But there is an acute shortage of large-animal veterinarians in rural communities. “Hopefully, this loan repayment program will provide additional opportunities for students to ease the burden of debt and move forward with assisting our agricultural producers with their veterinary needs,” said state Commissioner of Agriculture Don Brown, a third-generation farmer in Yuma, Colo.

Trusted professionals

Like their human medicine counterparts, veterinarians are trusted professionals who help tie a community together by caring for animals, supporting their owners, and protecting the food supply. “Veterinarians work very closely with physicians, the communities rely on them. This bill helps maintain the fabric in rural Colorado and keeps it from fraying even more,” said Romano. “Cattle production and agribusiness is important to this state. The meat and the milk don’t just show up in King Soopers by accident.”

Mark Stetter, Dean of the College of Veterinary Medicine and Biomedical Sciences, Colorado State University, October 26, 2016
Dr. Mark Stetter, Dean, CSU College of Veterinary Medicine and Biomedical Sciences

Speaking from experience running his family farm in Sterling, Colo., Sonnenberg has seen the need for veterinary care up close.

“Rural Colorado and agriculture are highly dependent on veterinarians,” he said. “It takes a special person to practice in rural areas and many choose another option because of the financial obligations after college. I am anxious to see how many students this will entice to practice in rural communities.”

Once the governor appoints a council to review applications, veterinary medicine graduates from 2017 forward can apply for up to $70,000 in student loan debt relief. Here’s how it works:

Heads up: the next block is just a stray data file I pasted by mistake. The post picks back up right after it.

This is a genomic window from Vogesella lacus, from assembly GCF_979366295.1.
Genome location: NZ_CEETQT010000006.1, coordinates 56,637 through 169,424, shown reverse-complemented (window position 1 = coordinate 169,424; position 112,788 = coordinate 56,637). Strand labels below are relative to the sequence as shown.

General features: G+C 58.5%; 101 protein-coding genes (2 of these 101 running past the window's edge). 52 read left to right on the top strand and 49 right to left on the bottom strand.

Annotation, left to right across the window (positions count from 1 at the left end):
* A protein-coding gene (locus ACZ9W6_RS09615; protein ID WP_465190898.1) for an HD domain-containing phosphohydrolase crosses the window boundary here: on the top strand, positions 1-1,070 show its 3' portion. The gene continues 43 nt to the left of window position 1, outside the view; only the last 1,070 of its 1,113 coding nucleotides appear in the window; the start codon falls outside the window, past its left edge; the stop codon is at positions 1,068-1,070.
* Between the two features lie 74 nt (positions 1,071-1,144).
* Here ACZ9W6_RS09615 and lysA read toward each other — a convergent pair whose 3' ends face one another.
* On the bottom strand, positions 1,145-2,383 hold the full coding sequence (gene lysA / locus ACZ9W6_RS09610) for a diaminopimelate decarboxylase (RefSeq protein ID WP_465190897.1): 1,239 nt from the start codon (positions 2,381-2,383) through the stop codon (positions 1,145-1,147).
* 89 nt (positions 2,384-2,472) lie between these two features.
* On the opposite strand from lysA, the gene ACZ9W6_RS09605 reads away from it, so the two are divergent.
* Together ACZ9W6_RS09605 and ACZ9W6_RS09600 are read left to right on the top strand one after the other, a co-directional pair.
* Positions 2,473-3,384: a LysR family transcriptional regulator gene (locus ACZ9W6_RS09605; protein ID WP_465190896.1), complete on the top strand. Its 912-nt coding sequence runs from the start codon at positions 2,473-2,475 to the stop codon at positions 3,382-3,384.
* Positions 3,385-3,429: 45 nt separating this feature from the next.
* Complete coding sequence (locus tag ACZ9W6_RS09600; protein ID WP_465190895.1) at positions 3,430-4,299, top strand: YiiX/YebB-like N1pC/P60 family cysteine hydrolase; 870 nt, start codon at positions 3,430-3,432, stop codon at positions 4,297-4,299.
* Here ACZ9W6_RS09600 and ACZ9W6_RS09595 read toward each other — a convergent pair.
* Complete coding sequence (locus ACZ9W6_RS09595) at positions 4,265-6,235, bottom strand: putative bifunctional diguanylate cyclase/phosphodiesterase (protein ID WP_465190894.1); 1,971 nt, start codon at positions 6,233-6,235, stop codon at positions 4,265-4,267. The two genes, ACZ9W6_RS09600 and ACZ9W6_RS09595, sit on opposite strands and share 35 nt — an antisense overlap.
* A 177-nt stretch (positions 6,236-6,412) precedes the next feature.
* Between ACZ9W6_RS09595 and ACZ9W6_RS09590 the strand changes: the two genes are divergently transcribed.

• They must have graduated from an accredited doctor of veterinary
    medicine school
  • Currently live in Colorado or, at some point, have lived in
    Colorado for at least 3 years
  • Agree to practice veterinary medicine for up to four years in
    a rural area of the state that is experiencing a shortage of
    veterinarians as designated by the council for participation in
    the program

“One of the things I learned through this process is that the debt young veterinarians come out with is almost $150,000, and what keeps them from working in rural areas is the need to pay off that debt,” said Ginal, who earned her Ph.D. in reproductive endocrinology from Colorado State. “There are a lot of farmers and ranchers out there who need veterinarians, and this is an incentive for those who want to practice in rural areas of Colorado. I really am proud that we passed this bill.”

Dr. Lora Bledsoe’s moving testimony

Dr. Laura Bledsoe touching the back of a horse
Dr. Laura Bledsoe practices in Hugo, Colo., and testified in support of the rural veterinary debt relief bill. (Provided by Lora Bledsoe)